Friday, July 21, 2017

Build and Deploy a .NET Core Web App from Linux to a Linux Web App Service on Azure

… and do it in less than ten minutes!


I love .NET Core. It allows me to apply the C# skills I’ve been using for over a decade now (combined with my experience with the .NET Framework and its myriad APIs) to cross-platform development. I can create lightweight, portable apps and websites and containerize them, run them on the familiar Windows-based IIS server or deploy them as scalable Azure App Service endpoints.

Tools like Visual Studio Code and the Azure Command Line Interface (CLI) make it possible to leverage a consistent experience regardless of the platform I’m developing on. Although I carry a Windows 10 Surface Book laptop around, I’m just as comfortable dropping to bash on Ubuntu to build an app in Linux.

This short video demonstrates just how straightforward it is to build and deploy a .NET Core app from Linux to an Azure Web App on Linux.

There are three main steps:

  • Build the app
  • Create and configure the App Service
  • Deploy the App Service

To build the app, create the directory and use the .NET Core tool:

mkdir mymvc
cd mymvc
dotnet new mvc
dotnet restore
dotnet run

Next, create a resource group, an app service plan, and a web app. Configure the web app to run the correct Linux version and launch your app, and set it up for git-based deployment. You can capture the endpoint to deploy to in the same step. You may need to pick your own unique app name.

az group create -n my-linux-group -l westus

az appservice plan create -g my-linux-group -n my-linux-plan --is-linux -l westus

az webapp create -n my-linux-app -p my-linux-plan -g my-linux-group

az webapp config set -n my-linux-app -g my-linux-group --linux-fx-version "DOTNETCORE|1.1.0" --startup-file "dotnet mymvc.dll"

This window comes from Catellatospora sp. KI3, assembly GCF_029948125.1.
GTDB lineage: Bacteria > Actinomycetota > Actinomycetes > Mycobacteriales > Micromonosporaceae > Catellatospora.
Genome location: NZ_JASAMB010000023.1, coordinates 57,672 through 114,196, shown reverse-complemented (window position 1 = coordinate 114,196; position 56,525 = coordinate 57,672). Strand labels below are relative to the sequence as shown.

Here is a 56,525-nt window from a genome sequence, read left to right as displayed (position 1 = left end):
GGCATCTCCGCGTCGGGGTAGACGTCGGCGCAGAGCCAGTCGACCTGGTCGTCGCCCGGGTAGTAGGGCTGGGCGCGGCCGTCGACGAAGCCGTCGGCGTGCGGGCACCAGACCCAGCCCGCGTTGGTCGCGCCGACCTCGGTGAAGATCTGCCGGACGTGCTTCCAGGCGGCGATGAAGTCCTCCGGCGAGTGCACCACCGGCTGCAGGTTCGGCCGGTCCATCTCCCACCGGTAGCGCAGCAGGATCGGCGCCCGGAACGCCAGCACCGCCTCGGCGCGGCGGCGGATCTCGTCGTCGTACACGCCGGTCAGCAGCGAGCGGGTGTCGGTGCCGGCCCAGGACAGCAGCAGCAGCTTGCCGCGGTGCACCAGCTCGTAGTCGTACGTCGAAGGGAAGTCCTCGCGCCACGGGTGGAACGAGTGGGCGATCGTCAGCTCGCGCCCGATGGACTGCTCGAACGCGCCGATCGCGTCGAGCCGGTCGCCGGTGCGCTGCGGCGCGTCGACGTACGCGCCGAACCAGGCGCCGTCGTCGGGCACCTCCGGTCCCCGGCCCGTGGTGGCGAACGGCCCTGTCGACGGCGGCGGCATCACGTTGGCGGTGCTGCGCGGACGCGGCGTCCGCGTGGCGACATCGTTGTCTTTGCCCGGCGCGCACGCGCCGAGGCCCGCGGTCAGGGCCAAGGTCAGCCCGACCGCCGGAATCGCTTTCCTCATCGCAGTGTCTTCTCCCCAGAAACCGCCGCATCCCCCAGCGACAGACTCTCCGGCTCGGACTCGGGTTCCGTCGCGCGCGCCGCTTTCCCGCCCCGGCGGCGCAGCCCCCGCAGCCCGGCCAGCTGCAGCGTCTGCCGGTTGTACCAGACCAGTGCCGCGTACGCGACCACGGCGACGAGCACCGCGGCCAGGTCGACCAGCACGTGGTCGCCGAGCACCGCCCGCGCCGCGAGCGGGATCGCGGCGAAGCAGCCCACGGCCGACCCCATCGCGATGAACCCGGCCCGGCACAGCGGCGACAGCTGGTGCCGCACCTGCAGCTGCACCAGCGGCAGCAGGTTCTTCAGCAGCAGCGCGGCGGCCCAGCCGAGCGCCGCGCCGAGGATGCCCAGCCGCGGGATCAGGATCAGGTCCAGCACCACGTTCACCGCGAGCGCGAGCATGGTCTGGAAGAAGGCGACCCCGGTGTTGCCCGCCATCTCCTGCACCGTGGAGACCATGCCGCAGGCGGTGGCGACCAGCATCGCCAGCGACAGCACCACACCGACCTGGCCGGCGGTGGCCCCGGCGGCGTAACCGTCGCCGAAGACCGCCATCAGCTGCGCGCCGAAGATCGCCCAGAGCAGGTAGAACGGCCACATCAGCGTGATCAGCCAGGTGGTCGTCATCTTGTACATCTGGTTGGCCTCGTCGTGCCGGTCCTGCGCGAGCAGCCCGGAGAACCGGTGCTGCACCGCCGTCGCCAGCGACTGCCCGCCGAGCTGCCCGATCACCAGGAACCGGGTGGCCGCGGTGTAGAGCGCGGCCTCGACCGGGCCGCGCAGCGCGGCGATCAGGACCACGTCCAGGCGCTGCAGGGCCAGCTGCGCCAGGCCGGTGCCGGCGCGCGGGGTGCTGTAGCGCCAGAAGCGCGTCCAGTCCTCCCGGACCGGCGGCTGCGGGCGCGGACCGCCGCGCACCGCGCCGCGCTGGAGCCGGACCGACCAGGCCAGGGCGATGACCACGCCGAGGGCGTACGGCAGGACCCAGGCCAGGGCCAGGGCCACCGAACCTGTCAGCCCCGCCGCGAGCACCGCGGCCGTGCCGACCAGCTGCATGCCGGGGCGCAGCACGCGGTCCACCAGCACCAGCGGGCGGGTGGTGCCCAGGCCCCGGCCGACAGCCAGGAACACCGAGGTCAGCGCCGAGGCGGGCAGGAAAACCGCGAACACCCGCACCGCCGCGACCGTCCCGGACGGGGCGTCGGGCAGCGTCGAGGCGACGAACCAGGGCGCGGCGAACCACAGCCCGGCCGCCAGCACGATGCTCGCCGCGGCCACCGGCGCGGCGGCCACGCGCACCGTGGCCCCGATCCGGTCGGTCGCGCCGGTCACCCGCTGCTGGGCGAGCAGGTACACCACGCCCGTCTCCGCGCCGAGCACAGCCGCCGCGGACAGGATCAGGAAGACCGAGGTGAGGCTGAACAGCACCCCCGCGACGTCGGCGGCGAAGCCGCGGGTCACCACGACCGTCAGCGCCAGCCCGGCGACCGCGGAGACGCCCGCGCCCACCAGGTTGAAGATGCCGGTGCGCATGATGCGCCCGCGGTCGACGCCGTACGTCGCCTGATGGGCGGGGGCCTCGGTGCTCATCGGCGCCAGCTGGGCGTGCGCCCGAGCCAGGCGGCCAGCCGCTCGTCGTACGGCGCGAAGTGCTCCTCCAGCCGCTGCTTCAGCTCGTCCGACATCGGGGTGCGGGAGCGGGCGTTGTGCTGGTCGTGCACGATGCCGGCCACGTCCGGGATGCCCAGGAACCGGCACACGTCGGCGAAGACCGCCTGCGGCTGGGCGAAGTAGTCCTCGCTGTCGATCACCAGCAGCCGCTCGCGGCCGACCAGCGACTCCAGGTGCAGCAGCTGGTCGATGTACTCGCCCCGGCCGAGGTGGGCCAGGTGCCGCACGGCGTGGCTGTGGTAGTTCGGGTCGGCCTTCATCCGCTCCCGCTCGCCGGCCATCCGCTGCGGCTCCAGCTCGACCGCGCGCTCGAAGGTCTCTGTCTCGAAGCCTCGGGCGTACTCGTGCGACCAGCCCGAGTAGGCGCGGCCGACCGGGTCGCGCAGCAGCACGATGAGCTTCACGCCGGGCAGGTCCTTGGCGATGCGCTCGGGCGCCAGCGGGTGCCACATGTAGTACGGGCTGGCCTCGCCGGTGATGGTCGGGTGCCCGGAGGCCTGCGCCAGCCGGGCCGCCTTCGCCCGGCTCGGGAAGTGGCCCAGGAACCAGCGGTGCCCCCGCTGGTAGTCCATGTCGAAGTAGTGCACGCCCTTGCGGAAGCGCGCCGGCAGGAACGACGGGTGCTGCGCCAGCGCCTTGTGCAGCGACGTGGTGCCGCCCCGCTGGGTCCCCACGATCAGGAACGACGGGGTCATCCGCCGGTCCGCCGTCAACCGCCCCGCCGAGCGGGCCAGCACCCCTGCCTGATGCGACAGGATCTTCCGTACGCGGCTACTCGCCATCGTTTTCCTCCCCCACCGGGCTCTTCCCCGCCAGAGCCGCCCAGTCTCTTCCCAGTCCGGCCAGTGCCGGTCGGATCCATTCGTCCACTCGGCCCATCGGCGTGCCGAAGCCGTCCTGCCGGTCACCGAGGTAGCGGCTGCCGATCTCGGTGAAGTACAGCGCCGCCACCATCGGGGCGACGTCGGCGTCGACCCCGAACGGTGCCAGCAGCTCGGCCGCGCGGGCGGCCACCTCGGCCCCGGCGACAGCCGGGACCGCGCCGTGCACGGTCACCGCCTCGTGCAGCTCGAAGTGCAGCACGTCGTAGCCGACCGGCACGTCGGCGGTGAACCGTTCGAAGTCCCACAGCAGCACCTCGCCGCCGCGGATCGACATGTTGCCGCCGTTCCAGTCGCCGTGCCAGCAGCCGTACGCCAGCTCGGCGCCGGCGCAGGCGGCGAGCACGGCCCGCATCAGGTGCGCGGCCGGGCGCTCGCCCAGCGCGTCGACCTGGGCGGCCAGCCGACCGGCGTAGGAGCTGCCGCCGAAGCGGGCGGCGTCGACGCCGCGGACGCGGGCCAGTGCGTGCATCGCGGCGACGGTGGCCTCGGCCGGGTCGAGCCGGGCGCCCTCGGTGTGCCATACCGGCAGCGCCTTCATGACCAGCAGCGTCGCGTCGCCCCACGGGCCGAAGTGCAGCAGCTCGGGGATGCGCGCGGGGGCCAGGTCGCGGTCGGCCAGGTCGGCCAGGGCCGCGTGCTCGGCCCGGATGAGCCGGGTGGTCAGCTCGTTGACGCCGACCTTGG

url=$(az webapp deployment source config-local-git --name my-linux-app \
--resource-group my-linux-group --query url --output tsv)

echo $url

Finally, you need a way to deploy your files. There are several ways, but local git is a great option. You can publish your files and initalize the git repository, and then subsequent updates will only deploy the changes (you publish, then commit the changes and push). These steps initialize the repository and connect it to the remote endpoint and push the deployment files:

dotnet publish -c Release

cd bin/Release/netcoreapp1.1/publish

git init

git add -A

git commit -m "Initial Deployment"

git remote add azure $url

git push azure master

At this stage, you should have a Linux app up and running! Learn more by exploring the Web Apps overview.


  1. Thanks very much for this!

    I'm getting a "503 Service Temporarily Unavailable" error when I try to browse my site on Azure (it works locally), any pointers for how I might go about debugging this?

    1. I'll work on a follow-up post. Short story is to open the management tool (take the URL to your app, and inject scm, i.e. and then go to the bash shell. There you can confirm the files are deployed and also go to a logs directory and peruse logs. I'll explain more in a follow-up. Sometimes you just need to restart - instead of using restart, stop it, wait a few seconds, then start again. Make sure your Docker startup is "dotnet .dll".